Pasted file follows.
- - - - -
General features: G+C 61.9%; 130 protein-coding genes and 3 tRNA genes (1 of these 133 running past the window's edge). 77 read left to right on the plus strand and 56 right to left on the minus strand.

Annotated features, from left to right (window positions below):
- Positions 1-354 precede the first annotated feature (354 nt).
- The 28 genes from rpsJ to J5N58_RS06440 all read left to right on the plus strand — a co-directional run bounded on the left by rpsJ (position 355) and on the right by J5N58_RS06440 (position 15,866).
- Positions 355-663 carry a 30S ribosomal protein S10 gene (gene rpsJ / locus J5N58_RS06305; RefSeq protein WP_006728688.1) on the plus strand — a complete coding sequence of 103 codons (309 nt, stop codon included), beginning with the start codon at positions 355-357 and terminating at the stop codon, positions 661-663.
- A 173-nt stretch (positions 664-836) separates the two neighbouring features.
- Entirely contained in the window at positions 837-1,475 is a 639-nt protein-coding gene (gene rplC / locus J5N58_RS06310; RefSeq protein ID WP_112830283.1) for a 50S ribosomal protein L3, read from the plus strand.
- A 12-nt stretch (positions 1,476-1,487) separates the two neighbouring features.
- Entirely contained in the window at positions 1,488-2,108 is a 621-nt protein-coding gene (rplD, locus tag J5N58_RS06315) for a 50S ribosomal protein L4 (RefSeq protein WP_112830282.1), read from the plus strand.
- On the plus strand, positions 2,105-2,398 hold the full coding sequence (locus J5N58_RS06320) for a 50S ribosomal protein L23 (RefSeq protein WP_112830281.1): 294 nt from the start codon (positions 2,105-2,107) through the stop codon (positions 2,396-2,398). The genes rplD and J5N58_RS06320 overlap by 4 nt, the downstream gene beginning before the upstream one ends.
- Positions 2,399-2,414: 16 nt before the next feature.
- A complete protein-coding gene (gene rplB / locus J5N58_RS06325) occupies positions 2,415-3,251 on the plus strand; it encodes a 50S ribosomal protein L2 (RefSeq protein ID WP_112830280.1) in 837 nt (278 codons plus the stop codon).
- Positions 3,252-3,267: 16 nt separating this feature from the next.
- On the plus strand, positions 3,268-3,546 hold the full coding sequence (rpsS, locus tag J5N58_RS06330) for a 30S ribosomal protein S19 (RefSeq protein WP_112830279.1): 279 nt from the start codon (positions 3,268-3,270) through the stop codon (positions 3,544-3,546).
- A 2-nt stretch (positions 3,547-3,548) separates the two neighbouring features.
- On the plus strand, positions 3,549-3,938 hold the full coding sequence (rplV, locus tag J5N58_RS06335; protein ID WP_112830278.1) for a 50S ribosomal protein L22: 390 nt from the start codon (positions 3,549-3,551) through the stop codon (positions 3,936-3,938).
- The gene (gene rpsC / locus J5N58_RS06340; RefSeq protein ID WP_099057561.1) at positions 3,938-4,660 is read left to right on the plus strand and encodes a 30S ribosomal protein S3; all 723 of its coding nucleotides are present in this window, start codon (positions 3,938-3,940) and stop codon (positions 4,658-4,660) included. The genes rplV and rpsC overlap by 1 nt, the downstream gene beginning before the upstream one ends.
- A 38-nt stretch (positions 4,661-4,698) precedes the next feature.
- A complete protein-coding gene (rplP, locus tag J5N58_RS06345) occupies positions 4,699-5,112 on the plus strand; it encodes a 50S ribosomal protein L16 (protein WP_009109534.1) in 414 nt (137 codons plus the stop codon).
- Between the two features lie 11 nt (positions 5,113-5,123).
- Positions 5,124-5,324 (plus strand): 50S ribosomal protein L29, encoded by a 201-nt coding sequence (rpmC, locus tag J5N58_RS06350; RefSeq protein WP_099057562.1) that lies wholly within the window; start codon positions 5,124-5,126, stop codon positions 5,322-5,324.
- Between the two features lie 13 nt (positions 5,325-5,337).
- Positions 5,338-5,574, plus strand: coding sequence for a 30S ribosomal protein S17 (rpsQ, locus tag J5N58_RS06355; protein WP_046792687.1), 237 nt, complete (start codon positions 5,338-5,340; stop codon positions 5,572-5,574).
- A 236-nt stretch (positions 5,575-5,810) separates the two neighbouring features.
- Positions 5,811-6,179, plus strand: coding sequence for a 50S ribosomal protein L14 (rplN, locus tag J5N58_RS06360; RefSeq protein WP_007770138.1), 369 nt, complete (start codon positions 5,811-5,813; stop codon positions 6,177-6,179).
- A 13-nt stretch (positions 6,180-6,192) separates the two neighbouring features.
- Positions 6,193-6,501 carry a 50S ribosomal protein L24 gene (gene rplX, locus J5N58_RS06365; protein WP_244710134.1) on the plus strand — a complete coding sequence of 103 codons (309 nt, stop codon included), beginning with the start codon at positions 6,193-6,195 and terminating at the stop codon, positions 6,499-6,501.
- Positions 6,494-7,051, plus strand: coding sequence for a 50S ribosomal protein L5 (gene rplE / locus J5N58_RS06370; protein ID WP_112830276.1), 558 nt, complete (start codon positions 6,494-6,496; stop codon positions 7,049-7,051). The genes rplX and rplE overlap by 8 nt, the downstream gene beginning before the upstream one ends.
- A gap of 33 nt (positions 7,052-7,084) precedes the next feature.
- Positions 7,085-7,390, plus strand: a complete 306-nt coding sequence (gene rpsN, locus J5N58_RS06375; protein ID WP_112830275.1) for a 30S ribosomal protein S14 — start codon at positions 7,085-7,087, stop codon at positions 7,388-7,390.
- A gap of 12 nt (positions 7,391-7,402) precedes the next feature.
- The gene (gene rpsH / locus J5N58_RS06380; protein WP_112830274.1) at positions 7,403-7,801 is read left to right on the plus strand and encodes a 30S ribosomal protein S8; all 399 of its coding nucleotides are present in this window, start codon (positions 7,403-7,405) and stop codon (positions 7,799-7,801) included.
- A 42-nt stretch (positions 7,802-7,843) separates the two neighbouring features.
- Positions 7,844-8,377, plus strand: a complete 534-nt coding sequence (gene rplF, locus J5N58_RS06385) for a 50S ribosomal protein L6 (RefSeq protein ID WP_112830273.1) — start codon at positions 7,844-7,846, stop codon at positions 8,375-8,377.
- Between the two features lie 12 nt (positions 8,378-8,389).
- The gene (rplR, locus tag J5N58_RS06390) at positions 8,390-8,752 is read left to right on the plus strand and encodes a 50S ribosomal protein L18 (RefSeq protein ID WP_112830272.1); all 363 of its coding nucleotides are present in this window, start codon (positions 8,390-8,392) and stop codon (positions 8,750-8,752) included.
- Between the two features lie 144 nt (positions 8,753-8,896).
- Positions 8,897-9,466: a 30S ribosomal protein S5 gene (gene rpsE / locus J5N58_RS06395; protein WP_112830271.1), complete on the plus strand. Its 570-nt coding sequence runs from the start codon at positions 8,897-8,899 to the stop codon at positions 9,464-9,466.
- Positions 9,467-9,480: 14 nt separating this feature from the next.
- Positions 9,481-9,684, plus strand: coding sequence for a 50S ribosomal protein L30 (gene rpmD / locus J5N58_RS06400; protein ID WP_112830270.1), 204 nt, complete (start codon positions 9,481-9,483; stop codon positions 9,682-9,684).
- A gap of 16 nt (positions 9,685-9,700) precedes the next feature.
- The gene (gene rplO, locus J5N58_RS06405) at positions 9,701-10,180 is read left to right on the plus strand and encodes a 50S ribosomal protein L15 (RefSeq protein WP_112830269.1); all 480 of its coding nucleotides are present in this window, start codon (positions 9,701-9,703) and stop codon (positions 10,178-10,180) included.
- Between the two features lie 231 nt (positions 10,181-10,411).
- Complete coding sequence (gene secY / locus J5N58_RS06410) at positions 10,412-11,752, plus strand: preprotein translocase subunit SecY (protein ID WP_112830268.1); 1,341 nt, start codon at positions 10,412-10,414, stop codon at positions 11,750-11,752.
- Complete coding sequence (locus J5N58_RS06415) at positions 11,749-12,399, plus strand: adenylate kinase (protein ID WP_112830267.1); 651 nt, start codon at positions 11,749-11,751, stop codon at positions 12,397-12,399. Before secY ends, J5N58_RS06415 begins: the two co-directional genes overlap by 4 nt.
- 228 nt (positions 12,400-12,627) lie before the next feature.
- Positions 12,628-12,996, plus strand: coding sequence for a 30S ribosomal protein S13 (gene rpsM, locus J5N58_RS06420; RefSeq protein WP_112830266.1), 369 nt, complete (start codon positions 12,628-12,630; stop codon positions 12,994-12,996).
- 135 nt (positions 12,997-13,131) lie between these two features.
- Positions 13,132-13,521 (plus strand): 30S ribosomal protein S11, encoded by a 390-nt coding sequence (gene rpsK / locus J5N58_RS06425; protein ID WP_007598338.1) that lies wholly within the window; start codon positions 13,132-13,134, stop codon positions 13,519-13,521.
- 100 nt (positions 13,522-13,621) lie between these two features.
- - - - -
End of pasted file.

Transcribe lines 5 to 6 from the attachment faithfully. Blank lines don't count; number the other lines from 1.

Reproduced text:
- Positions 355-663 carry a 30S ribosomal protein S10 gene (gene rpsJ / locus J5N58_RS06305; RefSeq protein WP_006728688.1) on the plus strand — a complete coding sequence of 103 codons (309 nt, stop codon included), beginning with the start codon at positions 355-357 and terminating at the stop codon, positions 661-663.
- A 173-nt stretch (positions 664-836) separates the two neighbouring features.